There is, of course, a lot of nonsense on social media, some of it just the outpourings of deluded individuals, and some of it the automated products of so-called ‘troll factories’. Unfortunately, the lead in combatting this (in my mind, much exaggerated) problem has been taken by highly partisan actors who are themselves less than trustworthy. New Knowledge is one example. The Integrity Initiative in the UK is another. So too are the numerous reports about Russian information warfare produced by organizations such as the Institute of Modern Russia and the Centre for European Policy Analysis, as well as the books churned out by Luke Harding, Timothy Snyder, and others, all of whom spread fear of Russian disinformation while presenting a very odd version of reality themselves. In the case of New Knowledge, they even admit to deliberately deceiving American voters. As so often, those claiming to protect us against external enemies in fact threaten us more than the alleged enemies themselves.
A group of tech experts working as Democratic operatives were paid $100,000 to orchestrate an elaborate "false flag" disinformation campaign during the hotly contested 2017 special election between Roy Moore and Democratic Sen. Doug Jones.
The group, funded by liberal billionaire Reid Hoffman, created over 1,000 Russian-language Twitter accounts that followed Roy Moore overnight in order to link the embattled Republican candidate to Russian influence campaigns, according to a Wednesday report in the New York Times.
"We orchestrated an elaborate ‘false flag’ operation that planted the idea that the Moore campaign was amplified on social media by a Russian botnet," reads an internal report on the Alabama effort obtained by the Times, which aimed to experiment "with many of the tactics now understood to have influenced the 2016 elections."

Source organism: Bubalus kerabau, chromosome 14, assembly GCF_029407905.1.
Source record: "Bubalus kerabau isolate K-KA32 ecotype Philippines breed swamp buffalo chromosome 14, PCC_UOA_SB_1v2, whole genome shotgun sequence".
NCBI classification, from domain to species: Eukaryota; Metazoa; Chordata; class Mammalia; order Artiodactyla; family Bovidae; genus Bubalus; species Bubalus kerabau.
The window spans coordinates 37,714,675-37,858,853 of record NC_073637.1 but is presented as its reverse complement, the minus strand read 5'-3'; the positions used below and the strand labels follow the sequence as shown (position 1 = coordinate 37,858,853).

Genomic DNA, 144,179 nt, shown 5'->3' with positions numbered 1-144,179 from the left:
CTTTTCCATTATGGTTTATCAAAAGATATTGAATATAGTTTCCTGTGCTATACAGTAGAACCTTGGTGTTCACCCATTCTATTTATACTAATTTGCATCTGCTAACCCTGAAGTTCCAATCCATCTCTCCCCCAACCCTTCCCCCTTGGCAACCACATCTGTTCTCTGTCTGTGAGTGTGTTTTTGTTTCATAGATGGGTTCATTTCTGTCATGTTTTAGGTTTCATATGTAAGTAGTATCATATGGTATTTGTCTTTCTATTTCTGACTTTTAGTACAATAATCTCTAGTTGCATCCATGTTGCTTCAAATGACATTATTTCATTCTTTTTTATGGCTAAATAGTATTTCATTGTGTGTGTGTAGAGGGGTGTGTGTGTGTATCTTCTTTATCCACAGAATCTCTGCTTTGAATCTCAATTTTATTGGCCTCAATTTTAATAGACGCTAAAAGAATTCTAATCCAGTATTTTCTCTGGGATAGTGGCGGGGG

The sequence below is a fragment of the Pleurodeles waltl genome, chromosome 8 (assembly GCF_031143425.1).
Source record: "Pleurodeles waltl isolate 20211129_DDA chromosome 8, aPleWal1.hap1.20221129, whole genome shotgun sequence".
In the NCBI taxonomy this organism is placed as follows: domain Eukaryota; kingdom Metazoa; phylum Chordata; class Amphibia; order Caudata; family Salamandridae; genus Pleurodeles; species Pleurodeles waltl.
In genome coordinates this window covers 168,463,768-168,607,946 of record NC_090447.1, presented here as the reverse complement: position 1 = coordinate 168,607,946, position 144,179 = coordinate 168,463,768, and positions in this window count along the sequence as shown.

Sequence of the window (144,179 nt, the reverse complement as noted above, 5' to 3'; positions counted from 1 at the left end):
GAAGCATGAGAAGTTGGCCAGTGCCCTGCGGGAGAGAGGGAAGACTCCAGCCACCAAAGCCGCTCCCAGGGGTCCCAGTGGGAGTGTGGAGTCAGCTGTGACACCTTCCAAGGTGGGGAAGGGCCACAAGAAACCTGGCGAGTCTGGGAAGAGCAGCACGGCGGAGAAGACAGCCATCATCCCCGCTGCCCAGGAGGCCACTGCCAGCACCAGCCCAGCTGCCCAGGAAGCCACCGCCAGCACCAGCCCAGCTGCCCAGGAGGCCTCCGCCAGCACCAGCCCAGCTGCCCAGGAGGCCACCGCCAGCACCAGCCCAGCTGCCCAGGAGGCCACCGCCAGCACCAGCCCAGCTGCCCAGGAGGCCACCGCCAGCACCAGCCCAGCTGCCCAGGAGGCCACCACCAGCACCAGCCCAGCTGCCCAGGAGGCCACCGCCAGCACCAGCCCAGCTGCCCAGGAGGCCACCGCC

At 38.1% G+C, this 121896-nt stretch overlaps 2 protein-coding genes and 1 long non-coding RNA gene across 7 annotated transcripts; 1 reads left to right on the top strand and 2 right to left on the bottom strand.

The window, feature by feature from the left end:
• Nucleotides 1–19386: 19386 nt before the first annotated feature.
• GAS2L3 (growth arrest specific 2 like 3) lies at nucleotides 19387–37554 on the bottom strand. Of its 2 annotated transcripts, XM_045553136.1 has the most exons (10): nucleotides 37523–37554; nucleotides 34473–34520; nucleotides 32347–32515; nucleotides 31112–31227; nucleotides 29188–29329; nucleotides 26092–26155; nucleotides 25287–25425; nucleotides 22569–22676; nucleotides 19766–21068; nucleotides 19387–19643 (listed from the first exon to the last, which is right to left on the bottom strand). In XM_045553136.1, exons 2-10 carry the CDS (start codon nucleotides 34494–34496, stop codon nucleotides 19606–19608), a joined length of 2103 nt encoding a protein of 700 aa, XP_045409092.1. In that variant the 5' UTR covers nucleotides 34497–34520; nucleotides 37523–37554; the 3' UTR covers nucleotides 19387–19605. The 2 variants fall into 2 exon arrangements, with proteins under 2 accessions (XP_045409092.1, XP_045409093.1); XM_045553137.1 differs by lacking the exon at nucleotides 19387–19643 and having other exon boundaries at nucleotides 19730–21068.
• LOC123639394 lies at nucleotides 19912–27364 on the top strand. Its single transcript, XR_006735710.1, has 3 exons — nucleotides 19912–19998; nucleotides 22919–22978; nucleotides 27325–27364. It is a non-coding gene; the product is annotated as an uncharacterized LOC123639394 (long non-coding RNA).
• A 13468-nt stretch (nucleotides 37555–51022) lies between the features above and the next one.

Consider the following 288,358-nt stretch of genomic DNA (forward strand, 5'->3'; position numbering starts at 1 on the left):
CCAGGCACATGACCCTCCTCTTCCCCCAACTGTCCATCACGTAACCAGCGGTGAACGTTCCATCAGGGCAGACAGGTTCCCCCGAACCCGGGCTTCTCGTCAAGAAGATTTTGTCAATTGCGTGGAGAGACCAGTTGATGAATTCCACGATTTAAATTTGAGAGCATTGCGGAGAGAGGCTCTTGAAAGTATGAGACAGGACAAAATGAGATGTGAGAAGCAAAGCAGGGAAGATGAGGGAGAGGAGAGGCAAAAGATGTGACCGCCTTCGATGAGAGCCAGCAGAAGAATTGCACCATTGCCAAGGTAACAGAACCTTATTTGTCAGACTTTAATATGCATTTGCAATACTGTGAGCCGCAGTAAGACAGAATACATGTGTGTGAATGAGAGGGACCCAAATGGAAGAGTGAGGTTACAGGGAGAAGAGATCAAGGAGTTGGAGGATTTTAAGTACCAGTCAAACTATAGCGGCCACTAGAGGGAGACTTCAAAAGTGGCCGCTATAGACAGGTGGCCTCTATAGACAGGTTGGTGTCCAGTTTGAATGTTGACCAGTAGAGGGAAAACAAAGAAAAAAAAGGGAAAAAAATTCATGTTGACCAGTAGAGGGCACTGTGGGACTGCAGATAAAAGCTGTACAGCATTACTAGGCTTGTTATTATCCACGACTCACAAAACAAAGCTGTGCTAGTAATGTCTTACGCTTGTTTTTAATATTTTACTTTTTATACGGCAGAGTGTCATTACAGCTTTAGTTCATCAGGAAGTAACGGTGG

The project’s operators created a Facebook page on which they posed as conservative Alabamians, using it to try to divide Republicans and even to endorse a write-in candidate to draw votes from Mr. Moore. It involved a scheme to link the Moore campaign to thousands of Russian accounts that suddenly began following the Republican candidate on Twitter, a development that drew national media attention. -New York Times
One of the participants in the scheme, Jonathan Morgan, is the CEO of cybersecurity firm New Knowledge. Morgan wrote a blistering account of Russian social media operations during the 2016 election released this week by the Senate Intelligence Committee.
Morgan denied knowledge of the Russian ruse in a recent interview, saying it "does not ring a bell," and that the project only sought to "enrage and energize Democrats" and "depress" Republican turnout by emphasizing accusations that Moore had pursued teenage girls when he was a young prosecutor in his 30s.
"The research project was intended to help us understand how these kind of campaigns operated," said Morgan. "We thought it was useful to work in the context of a real election but design it to have almost no impact."
We're not so sure it had "almost no impact." As the Daily Caller's Peter Hassan notes:
Media outlets — both in Alabama and nationally — fell for the ploy and amplified the false narrative in October 2017.
The Montgomery Advertiser, an Alabama affiliate of USA Today, was the first to run with the story. Brian Lyman, the reporter on that story, did not immediately return The Daily Caller News Foundation’s request for comment. National media outlets quickly seized upon Lyman’s story.
“Roy Moore flooded with fake Russian Twitter followers,” read the headline on a New York Post story, which cited the Advertiser.
Left-wing publication Mother Jones cited the same report in a story titled, “Russian Propagandists Are Pushing for Roy Moore to Win.” That report didn’t rely exclusively on the fake Twitter followers, citing Russian media’s favorable coverage of Moore.
Democrats involved in the scheme have likened it to fighting fire with fire.
"I know there were people who believed the Democrats needed to fight fire with fire," said Renée DiResta, who would later join New Knowledge and was lead author of the report on Russian social media operations released this week, according to the Times. "It was absolutely chatter going around the party."
Source: Zero Hedge